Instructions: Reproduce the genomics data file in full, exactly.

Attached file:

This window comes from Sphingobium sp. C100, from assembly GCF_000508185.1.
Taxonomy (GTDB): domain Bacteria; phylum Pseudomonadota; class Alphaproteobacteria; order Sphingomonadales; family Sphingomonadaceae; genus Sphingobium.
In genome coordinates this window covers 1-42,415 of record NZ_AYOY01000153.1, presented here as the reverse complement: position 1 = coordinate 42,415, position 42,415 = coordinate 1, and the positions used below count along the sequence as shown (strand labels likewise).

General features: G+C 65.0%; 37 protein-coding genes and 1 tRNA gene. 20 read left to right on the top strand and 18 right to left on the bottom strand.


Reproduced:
This window comes from Sphingobium sp. C100, from assembly GCF_000508185.1.
Taxonomy (GTDB): domain Bacteria; phylum Pseudomonadota; class Alphaproteobacteria; order Sphingomonadales; family Sphingomonadaceae; genus Sphingobium.
In genome coordinates this window covers 1-42,415 of record NZ_AYOY01000153.1, presented here as the reverse complement: position 1 = coordinate 42,415, position 42,415 = coordinate 1, and the positions used below count along the sequence as shown (strand labels likewise).

General features: G+C 65.0%; 37 protein-coding genes and 1 tRNA gene. 20 read left to right on the top strand and 18 right to left on the bottom strand.